As for this judgement, I think the judge got carried away with his legalistic brilliance, but has actually introduced greater uncertainty. He reminds me of the story about classifying military officers as stupid/brilliant and lazy/not lazy, with the best officers being both smart and lazy, and the most dangerous being stupid and not lazy. This judge, it seems to me, is the latter.

Comment: Re:Meanwhile, people are bailing from the IPCC (Score 1) 987 987

I think you inadvertently demonstrate my point.

If we look at the US as the touchstone of honest dealing, then the game is already rigged. The US rated 73 in the 2013 Corruption Perceptions Index, placing 19th, and was behind Canada (9th at a CPI of 81) and Denmark (1st at a CPI of 91). It gets worse, however. The median CPI for the 175 countries listed was 38, held by Bukina Faso, Jamaica, Liberia and Zambia, among others. Half of the countries rated even worse, with Afghanistan, North Korea and Somalia at the bottom with a CPI of only 8. Here's the thing: how can we expect the UN to be free of corruption when it is populated by countries where corruption is endemic?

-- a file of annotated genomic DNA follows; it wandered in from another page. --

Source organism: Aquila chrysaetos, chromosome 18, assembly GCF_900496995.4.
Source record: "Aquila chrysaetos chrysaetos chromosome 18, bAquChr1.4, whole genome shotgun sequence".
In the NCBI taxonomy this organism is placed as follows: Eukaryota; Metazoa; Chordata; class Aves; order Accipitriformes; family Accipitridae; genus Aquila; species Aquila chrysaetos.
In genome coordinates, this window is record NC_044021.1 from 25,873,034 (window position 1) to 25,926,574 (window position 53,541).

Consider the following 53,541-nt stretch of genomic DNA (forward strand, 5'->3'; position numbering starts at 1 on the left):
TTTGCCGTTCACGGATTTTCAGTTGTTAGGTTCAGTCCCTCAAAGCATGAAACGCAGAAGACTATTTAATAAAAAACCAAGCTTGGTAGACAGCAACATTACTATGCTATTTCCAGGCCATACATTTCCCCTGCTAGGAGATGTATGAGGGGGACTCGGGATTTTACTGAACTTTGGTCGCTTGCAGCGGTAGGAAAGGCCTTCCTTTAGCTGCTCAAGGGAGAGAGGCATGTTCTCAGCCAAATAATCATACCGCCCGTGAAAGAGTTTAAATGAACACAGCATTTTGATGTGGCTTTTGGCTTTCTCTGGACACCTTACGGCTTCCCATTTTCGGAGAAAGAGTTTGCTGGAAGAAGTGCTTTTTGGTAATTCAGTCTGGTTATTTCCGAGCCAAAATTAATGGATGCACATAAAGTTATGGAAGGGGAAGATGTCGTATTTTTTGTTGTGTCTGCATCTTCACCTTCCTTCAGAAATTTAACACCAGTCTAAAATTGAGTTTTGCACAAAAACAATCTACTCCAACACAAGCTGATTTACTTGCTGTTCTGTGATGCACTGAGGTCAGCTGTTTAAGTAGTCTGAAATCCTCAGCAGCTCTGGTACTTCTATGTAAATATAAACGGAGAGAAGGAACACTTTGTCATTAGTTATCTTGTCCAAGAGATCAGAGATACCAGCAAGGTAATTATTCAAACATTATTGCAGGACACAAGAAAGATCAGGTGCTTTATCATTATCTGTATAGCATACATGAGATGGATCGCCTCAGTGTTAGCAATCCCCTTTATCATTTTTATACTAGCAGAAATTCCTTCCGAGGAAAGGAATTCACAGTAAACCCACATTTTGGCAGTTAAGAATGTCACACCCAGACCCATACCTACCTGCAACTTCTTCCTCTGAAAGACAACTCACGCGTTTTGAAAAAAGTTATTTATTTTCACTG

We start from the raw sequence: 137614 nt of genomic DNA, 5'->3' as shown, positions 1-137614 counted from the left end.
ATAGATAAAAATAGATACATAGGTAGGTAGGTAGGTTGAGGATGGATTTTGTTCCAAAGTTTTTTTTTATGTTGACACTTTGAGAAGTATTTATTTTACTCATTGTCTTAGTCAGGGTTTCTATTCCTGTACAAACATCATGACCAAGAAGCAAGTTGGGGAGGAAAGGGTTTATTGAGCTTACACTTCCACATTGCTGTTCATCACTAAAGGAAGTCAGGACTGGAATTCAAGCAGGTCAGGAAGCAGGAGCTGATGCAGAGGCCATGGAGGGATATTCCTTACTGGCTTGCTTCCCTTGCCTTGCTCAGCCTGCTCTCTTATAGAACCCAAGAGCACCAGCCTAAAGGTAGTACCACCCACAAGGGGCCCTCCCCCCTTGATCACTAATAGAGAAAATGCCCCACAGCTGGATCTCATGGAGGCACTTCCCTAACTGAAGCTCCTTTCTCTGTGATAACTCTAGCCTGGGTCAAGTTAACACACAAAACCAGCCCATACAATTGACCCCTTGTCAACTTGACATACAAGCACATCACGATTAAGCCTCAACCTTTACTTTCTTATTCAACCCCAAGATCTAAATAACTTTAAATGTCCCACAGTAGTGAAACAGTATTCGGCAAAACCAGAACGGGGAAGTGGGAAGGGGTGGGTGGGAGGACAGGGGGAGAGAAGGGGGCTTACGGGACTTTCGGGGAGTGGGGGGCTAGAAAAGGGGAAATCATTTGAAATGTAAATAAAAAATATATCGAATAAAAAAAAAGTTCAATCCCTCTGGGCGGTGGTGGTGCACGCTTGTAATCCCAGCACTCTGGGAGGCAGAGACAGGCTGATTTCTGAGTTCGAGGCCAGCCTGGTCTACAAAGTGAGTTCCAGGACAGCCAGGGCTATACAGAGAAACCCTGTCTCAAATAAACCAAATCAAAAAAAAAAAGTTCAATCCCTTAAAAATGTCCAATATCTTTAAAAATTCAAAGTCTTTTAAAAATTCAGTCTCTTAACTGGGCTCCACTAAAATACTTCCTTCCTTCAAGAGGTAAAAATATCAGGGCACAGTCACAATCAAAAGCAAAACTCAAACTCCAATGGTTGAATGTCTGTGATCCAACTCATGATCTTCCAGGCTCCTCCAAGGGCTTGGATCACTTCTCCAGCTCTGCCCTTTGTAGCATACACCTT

It is easy to think that the IPCC is aboveboard because "science", but there are reports that the IPCC deliberately excluded input from climate scientists who did not follow the IPCC's narrative. That is not science, but corrupt practice. In the West, it is commonplace for committee reports, court rulings and the like, to include dissenting views, as a matter of transparency. The IPCC clothes itself in the garments of undeniable truth, but underneath is putrid corruption.

Comment: Re:Meanwhile, people are bailing from the IPCC (Score -1, Troll) 987 987